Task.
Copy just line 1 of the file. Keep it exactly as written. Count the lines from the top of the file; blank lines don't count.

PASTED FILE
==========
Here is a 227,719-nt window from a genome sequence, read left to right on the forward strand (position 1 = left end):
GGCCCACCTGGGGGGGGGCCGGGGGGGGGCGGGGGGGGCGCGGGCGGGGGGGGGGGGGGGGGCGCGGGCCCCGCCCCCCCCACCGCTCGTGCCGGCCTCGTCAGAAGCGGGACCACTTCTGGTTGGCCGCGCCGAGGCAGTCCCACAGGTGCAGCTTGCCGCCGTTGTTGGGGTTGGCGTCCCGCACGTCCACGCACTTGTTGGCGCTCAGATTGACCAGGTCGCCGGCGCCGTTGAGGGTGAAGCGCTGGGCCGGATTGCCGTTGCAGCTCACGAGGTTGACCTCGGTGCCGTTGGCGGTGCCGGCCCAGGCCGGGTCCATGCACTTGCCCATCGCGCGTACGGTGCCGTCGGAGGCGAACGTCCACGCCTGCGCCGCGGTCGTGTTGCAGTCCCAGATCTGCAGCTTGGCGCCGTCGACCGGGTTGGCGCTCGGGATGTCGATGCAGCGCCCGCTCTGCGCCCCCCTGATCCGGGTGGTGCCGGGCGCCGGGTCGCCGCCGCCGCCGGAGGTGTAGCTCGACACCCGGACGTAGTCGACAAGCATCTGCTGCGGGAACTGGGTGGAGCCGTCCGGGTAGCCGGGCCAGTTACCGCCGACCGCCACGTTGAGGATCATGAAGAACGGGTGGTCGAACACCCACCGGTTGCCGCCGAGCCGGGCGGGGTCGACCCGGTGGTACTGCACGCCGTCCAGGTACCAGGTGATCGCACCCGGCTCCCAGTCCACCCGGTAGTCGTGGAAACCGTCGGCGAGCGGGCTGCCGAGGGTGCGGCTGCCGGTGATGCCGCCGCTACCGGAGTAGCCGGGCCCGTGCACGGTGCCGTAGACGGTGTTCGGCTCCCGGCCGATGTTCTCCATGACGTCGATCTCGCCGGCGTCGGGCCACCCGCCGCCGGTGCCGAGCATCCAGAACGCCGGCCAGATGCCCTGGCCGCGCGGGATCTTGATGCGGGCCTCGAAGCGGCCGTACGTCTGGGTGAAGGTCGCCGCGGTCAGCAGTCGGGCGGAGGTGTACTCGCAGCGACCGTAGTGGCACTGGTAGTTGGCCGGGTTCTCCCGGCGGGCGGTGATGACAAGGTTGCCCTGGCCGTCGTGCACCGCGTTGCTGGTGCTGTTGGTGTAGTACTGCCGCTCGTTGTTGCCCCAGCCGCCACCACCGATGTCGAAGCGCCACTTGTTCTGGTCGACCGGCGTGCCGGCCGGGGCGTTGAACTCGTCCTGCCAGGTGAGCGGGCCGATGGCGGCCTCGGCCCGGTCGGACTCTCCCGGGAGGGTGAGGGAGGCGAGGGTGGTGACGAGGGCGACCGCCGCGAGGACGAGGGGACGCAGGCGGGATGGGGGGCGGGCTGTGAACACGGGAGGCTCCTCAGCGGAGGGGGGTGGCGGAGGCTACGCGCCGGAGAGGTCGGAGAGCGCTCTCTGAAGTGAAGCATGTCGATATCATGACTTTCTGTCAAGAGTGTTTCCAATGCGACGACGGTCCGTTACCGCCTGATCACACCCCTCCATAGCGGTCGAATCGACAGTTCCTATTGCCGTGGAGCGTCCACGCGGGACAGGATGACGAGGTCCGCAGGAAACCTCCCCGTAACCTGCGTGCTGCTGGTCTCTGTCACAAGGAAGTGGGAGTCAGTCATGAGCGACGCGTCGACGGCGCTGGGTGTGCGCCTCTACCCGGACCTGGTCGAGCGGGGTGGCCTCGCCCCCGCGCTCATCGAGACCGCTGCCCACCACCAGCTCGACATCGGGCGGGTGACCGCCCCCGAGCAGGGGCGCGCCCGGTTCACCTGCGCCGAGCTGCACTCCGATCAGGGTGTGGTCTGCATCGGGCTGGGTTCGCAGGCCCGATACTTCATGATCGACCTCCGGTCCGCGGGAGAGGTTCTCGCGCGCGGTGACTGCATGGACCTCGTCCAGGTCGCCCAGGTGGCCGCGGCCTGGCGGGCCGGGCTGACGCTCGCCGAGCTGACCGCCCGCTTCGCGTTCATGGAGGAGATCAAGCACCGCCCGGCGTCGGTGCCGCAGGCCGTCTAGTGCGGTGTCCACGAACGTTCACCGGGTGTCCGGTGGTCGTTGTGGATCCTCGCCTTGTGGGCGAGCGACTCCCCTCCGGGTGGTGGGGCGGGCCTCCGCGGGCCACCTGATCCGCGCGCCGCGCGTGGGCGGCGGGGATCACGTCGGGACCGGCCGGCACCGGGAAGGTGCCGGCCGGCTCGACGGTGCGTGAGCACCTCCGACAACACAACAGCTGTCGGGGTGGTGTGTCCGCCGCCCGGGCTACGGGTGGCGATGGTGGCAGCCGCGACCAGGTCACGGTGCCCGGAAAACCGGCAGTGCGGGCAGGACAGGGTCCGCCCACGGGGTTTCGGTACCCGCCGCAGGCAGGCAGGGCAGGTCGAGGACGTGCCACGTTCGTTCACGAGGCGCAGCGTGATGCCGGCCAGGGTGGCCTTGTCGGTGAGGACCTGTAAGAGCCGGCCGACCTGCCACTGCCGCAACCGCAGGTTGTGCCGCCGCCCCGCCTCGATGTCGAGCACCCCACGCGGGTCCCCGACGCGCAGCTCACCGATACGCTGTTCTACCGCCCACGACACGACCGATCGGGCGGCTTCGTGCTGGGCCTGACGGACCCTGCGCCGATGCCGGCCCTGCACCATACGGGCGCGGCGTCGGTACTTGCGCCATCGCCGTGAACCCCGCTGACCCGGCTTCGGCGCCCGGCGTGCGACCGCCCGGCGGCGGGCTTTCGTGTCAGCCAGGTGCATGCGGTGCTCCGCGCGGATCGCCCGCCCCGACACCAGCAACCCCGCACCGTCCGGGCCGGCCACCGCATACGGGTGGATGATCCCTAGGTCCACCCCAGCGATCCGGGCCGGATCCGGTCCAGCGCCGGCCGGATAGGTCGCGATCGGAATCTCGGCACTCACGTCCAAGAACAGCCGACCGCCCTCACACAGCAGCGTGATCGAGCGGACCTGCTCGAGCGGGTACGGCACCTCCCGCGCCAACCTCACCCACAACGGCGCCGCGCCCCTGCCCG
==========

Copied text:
Here is a 227,719-nt window from a genome sequence, read left to right on the forward strand (position 1 = left end):